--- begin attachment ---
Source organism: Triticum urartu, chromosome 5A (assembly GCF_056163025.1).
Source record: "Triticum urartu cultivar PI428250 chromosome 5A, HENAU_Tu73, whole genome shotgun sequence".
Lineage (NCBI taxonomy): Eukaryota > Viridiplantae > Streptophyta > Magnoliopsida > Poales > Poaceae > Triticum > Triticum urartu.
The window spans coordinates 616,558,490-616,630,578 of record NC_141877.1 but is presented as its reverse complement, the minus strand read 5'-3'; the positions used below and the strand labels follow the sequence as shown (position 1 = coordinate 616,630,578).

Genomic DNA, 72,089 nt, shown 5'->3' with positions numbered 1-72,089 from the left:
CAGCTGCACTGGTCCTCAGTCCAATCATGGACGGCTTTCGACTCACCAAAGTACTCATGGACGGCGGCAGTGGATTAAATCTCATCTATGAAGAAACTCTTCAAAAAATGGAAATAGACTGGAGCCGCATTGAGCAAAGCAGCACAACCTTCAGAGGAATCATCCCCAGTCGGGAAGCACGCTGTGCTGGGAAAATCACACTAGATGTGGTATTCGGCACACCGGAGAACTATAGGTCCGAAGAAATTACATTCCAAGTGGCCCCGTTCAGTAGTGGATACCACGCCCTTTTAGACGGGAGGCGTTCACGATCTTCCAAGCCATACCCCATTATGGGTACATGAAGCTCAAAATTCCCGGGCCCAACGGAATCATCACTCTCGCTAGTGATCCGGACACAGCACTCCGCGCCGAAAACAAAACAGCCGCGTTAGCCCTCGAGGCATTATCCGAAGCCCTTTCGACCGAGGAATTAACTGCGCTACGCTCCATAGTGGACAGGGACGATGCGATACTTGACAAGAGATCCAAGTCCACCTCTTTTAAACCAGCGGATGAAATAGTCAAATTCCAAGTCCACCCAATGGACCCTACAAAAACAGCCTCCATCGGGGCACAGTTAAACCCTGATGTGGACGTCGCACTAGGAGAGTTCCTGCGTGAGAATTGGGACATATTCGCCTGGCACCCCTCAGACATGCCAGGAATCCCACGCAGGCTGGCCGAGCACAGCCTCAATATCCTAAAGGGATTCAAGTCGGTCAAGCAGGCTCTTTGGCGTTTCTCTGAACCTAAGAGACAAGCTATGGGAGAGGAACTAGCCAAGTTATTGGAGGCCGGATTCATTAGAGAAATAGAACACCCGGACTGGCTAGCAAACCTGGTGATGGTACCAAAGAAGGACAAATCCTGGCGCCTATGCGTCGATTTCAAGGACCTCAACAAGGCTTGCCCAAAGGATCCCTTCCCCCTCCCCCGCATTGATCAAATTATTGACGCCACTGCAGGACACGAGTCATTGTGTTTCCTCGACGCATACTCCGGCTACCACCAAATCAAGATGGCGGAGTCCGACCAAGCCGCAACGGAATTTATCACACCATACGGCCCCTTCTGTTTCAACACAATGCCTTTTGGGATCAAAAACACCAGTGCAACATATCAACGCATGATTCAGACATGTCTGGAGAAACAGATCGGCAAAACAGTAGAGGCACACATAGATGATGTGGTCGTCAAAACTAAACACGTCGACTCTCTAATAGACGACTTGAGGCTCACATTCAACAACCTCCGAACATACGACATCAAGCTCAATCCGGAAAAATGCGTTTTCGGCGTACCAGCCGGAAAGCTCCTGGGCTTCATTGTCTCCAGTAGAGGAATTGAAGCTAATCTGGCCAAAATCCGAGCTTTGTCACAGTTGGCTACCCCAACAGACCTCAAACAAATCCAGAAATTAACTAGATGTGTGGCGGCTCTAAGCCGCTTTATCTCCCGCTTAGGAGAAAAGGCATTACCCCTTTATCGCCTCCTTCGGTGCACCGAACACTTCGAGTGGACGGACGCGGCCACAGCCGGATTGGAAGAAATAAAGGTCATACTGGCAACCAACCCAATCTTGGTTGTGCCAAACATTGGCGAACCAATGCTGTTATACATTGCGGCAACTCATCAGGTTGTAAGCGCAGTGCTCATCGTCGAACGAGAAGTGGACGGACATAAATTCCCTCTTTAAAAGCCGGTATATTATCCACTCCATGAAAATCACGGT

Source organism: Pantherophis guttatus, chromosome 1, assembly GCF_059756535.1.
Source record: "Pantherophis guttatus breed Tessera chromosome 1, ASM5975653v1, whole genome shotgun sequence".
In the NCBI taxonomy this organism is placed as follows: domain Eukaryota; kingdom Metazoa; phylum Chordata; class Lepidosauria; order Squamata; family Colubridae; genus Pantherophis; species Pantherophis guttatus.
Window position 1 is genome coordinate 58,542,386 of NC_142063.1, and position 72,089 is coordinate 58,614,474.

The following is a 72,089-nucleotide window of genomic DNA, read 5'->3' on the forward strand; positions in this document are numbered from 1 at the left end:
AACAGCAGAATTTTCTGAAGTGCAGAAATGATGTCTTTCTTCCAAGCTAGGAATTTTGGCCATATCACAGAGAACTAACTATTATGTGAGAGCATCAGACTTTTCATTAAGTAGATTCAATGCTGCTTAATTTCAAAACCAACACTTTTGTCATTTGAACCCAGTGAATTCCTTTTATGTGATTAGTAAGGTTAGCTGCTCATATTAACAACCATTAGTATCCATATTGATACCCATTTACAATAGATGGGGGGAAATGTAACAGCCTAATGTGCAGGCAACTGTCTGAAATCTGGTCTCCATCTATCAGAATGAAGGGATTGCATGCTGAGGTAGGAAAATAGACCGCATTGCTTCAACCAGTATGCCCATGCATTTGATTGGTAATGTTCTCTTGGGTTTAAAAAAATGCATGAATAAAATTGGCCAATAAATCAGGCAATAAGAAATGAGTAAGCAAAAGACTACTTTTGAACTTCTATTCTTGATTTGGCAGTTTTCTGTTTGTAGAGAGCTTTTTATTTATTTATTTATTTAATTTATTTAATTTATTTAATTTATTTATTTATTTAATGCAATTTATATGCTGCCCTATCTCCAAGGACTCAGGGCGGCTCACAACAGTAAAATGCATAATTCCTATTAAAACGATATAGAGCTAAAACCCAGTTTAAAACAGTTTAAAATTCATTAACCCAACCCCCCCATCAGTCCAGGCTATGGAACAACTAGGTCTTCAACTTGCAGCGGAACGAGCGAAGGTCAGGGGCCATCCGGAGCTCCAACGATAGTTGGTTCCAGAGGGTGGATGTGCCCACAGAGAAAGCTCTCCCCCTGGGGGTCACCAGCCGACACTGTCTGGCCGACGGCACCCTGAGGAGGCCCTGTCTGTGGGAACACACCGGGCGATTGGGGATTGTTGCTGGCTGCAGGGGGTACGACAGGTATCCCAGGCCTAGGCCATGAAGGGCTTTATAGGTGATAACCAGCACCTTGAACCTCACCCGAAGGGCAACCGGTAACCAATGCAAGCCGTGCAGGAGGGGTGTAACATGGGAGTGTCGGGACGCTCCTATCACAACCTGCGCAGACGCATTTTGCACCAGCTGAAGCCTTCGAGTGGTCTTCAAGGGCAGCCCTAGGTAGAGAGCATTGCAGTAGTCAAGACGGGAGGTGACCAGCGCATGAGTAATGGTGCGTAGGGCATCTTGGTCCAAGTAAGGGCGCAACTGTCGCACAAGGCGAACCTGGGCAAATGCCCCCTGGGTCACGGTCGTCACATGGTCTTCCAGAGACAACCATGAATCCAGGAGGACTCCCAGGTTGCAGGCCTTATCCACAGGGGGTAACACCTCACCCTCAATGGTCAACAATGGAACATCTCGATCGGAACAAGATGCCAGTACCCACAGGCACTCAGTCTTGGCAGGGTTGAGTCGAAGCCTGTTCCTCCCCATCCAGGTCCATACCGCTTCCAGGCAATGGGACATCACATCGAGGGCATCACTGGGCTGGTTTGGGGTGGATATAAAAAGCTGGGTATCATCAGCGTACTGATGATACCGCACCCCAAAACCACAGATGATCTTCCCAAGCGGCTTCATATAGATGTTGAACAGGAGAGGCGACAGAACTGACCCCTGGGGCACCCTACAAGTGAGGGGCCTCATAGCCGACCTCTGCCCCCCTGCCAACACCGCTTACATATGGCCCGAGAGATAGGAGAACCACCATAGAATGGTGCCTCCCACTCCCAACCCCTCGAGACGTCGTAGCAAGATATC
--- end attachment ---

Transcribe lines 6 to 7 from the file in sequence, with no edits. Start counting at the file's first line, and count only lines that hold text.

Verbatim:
CAGCTGCACTGGTCCTCAGTCCAATCATGGACGGCTTTCGACTCACCAAAGTACTCATGGACGGCGGCAGTGGATTAAATCTCATCTATGAAGAAACTCTTCAAAAAATGGAAATAGACTGGAGCCGCATTGAGCAAAGCAGCACAACCTTCAGAGGAATCATCCCCAGTCGGGAAGCACGCTGTGCTGGGAAAATCACACTAGATGTGGTATTCGGCACACCGGAGAACTATAGGTCCGAAGAAATTACATTCCAAGTGGCCCCGTTCAGTAGTGGATACCACGCCCTTTTAGACGGGAGGCGTTCACGATCTTCCAAGCCATACCCCATTATGGGTACATGAAGCTCAAAATTCCCGGGCCCAACGGAATCATCACTCTCGCTAGTGATCCGGACACAGCACTCCGCGCCGAAAACAAAACAGCCGCGTTAGCCCTCGAGGCATTATCCGAAGCCCTTTCGACCGAGGAATTAACTGCGCTACGCTCCATAGTGGACAGGGACGATGCGATACTTGACAAGAGATCCAAGTCCACCTCTTTTAAACCAGCGGATGAAATAGTCAAATTCCAAGTCCACCCAATGGACCCTACAAAAACAGCCTCCATCGGGGCACAGTTAAACCCTGATGTGGACGTCGCACTAGGAGAGTTCCTGCGTGAGAATTGGGACATATTCGCCTGGCACCCCTCAGACATGCCAGGAATCCCACGCAGGCTGGCCGAGCACAGCCTCAATATCCTAAAGGGATTCAAGTCGGTCAAGCAGGCTCTTTGGCGTTTCTCTGAACCTAAGAGACAAGCTATGGGAGAGGAACTAGCCAAGTTATTGGAGGCCGGATTCATTAGAGAAATAGAACACCCGGACTGGCTAGCAAACCTGGTGATGGTACCAAAGAAGGACAAATCCTGGCGCCTATGCGTCGATTTCAAGGACCTCAACAAGGCTTGCCCAAAGGATCCCTTCCCCCTCCCCCGCATTGATCAAATTATTGACGCCACTGCAGGACACGAGTCATTGTGTTTCCTCGACGCATACTCCGGCTACCACCAAATCAAGATGGCGGAGTCCGACCAAGCCGCAACGGAATTTATCACACCATACGGCCCCTTCTGTTTCAACACAATGCCTTTTGGGATCAAAAACACCAGTGCAACATATCAACGCATGATTCAGACATGTCTGGAGAAACAGATCGGCAAAACAGTAGAGGCACACATAGATGATGTGGTCGTCAAAACTAAACACGTCGACTCTCTAATAGACGACTTGAGGCTCACATTCAACAACCTCCGAACATACGACATCAAGCTCAATCCGGAAAAATGCGTTTTCGGCGTACCAGCCGGAAAGCTCCTGGGCTTCATTGTCTCCAGTAGAGGAATTGAAGCTAATCTGGCCAAAATCCGAGCTTTGTCACAGTTGGCTACCCCAACAGACCTCAAACAAATCCAGAAATTAACTAGATGTGTGGCGGCTCTAAGCCGCTTTATCTCCCGCTTAGGAGAAAAGGCATTACCCCTTTATCGCCTCCTTCGGTGCACCGAACACTTCGAGTGGACGGACGCGGCCACAGCCGGATTGGAAGAAATAAAGGTCATACTGGCAACCAACCCAATCTTGGTTGTGCCAAACATTGGCGAACCAATGCTGTTATACATTGCGGCAACTCATCAGGTTGTAAGCGCAGTGCTCATCGTCGAACGAGAAGTGGACGGACATAAATTCCCTCTTTAAAAGCCGGTATATTATCCACTCCATGAAAATCACGGT

Source organism: Pantherophis guttatus, chromosome 1, assembly GCF_059756535.1.